Overview

Norton Conyers has a special atmosphere, resulting from almost 400 years of occupation by the same family.  Recent excavations have shown that the house's origins are Anglo-Saxon.

Notable visitors to Norton Conyers have included Charles I, James II and Charlotte Bronte, with who we have close links.  A family legend inspired her mad Mrs Rochester and the house gave her ideas for "Thornfield Hall". 

There have been many discoveries during restoration work and in 2014 the house was the winner of the HHA Sotheby's Restoration Award. 
 
The 2.5 acre romantic walled garden stands near the house. Laid out c.1760, retaining the essential features of its original design, the garden is still used for its original purpose, supplying the house with flowers, fruit and vegetables.

The plants used in the garden are sympathetic to its surroundings and the gardens are planted using traditional methods, which benefit the abundant varied wildlife.


Opening
Opening

2020

Garden: Year round, Mondays and Thursdays, 10am to 5pm (4pm in winter), and Sundays until the end of August, 2pm to 5pm.

House: Not open in 2020 because of COVID-19.

Find Us
Find us

Norton Conyers is 4 miles north of Ripon on the road to Wath, and 3.5 miles from the A1; turn off at the Baldersby flyover onto the A61 to Ripon and turn right at the road signposted Melmerby.

 

Taxi

Derek Johns Taxis 0790 0058 799

Admission
Admission

Historic Houses members visit free except on charity days. 

House: £15 

Under 16: free

Accessibility
Accessibility
  • Accessible parking
  • Accessible toilets
  • Guide dogs welcome
Group Visits
Group Visits

We welcome visits from groups.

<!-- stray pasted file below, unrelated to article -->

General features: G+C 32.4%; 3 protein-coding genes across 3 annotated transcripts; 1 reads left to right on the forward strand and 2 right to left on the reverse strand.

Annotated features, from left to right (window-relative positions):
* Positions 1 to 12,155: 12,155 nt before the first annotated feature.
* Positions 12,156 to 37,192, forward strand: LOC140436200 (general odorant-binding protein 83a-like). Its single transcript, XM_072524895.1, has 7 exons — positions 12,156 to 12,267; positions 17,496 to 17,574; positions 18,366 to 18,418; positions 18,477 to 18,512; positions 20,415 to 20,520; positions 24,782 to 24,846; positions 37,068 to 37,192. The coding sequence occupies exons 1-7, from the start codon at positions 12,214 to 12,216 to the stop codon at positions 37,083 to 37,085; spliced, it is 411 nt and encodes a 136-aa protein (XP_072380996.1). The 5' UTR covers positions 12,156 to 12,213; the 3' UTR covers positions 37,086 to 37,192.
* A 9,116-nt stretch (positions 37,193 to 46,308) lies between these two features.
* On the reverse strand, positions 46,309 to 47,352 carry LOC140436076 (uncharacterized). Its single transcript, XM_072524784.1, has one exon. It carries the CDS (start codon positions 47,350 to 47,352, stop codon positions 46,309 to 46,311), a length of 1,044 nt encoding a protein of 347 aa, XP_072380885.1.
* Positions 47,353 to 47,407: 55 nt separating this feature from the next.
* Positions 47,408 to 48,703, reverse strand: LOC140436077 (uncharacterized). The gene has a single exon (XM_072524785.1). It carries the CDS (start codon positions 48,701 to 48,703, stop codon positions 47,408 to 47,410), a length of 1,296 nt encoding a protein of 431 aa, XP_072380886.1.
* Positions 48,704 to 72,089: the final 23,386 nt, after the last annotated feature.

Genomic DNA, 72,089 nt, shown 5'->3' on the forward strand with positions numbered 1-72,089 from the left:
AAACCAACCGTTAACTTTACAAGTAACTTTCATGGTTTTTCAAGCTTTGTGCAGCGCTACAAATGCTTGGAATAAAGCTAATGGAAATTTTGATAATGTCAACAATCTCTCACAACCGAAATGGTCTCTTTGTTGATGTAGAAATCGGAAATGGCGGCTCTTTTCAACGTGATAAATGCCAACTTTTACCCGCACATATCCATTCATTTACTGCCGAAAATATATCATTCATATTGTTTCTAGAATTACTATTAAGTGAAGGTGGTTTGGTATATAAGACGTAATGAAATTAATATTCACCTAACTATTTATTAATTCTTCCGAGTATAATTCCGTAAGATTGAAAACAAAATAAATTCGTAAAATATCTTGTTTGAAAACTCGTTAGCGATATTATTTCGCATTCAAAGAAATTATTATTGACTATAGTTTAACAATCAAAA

Please contact us to arrange: info@nortonconyers.org.uk 

Please check the website for further information, admission times and details for our special events

Visit website

Weddings

The garden at Norton Conyers is often referred to as a secret garden and has a magical quality to it.  It has an intimate and romantic feel and is surrounded by woods and overlooking fine parklands.  

The garden is unique and can cater for small intimate wedding receptions to large scale receptions. 

Your can entertain your guests in the garden's most picturesque feature, the 18th-century Orangery.

Southward-facing, hung with roses, with its ornamental pond and fountain before it, it commands a fine view of the ornamental iron gate and the parkland beyond.

The paths are flanked by traditional herbaceous borders, together with gold and silver plants, old-fashioned peonies, irises and high yew hedges.

You may have use of the garden from Thursday to Sunday morningso you have plenty of time to put your stamp on the venue.

Facilities

  • Suppliers list
  • Guest parking
  • Accessible parking

Corporate Hire

Corporate events

Located in the North Yorkshire countryside, near the cathedral city of Ripon, our beautiful 18th-century walled garden can accommodate a wide range of events.

 

Facilities

  • Accessible toilets
  • Plentiful parking
  • Wheelchair accessible